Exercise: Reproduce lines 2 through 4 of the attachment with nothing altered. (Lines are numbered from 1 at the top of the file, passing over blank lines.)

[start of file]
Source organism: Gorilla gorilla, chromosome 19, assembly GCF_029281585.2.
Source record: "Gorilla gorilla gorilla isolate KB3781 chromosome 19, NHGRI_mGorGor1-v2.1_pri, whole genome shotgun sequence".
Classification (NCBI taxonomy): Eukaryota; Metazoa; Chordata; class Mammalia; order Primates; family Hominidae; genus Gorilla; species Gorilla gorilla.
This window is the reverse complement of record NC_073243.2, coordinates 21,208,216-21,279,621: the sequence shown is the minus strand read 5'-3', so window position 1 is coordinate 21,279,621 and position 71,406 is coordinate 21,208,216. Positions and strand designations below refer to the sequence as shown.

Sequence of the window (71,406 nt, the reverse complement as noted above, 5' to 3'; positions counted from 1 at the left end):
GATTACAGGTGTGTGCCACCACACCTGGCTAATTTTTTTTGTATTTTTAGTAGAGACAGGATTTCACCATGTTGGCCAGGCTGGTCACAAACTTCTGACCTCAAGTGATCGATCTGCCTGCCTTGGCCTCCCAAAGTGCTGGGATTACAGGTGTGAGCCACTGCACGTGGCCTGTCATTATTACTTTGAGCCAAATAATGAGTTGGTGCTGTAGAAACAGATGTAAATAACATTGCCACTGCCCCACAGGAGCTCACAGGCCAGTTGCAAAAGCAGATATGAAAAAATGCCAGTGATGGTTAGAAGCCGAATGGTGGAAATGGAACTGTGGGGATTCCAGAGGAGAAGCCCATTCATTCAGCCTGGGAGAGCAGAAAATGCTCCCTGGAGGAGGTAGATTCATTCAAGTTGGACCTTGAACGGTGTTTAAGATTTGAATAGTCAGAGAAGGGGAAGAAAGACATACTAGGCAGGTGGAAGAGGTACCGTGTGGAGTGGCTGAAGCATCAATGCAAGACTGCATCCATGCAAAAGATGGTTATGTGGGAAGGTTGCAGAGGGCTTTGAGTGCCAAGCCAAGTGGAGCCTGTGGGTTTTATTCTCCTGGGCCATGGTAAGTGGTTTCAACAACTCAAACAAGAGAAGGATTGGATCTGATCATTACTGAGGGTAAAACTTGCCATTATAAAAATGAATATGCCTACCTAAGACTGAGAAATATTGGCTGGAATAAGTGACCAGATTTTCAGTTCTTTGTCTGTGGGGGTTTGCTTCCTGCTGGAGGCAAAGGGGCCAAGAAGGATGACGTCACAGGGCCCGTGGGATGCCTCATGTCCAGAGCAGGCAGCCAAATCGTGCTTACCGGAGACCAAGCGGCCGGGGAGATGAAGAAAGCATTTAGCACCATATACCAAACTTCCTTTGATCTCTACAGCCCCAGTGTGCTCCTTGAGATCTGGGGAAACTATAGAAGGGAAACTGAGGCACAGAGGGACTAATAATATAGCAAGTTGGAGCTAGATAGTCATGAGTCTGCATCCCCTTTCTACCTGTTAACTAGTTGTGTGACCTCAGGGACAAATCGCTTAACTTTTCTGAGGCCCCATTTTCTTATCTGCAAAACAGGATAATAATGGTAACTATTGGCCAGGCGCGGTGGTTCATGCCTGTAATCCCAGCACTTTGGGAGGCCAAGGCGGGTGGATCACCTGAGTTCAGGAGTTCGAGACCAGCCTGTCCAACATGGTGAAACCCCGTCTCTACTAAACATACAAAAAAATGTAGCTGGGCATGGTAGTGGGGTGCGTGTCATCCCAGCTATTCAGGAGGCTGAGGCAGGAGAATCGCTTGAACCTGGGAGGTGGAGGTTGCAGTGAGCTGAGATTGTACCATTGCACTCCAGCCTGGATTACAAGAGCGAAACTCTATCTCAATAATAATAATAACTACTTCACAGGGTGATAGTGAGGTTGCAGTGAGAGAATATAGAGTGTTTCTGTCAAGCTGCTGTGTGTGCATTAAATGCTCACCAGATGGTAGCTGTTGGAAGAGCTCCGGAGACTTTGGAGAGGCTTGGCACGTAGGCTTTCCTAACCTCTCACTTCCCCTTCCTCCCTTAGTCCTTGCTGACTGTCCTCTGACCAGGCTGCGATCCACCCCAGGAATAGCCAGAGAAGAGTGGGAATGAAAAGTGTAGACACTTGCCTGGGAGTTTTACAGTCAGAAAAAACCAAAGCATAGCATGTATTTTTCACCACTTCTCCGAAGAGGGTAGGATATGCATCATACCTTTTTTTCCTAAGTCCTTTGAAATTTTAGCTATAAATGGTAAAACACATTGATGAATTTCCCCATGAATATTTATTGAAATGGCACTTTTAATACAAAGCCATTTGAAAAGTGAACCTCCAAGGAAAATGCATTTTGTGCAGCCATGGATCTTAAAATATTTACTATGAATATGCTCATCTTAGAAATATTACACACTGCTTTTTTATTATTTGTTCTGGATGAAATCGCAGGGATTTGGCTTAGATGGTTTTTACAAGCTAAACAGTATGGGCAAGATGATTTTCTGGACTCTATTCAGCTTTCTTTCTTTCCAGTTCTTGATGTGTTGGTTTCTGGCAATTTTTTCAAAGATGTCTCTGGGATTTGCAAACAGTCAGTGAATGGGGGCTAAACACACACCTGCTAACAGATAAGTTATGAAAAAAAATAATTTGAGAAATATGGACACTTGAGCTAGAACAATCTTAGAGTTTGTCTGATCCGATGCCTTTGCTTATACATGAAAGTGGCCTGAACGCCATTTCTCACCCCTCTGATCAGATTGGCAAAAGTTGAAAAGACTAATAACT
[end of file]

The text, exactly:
Source record: "Gorilla gorilla gorilla isolate KB3781 chromosome 19, NHGRI_mGorGor1-v2.1_pri, whole genome shotgun sequence".
Classification (NCBI taxonomy): Eukaryota; Metazoa; Chordata; class Mammalia; order Primates; family Hominidae; genus Gorilla; species Gorilla gorilla.
This window is the reverse complement of record NC_073243.2, coordinates 21,208,216-21,279,621: the sequence shown is the minus strand read 5'-3', so window position 1 is coordinate 21,279,621 and position 71,406 is coordinate 21,208,216. Positions and strand designations below refer to the sequence as shown.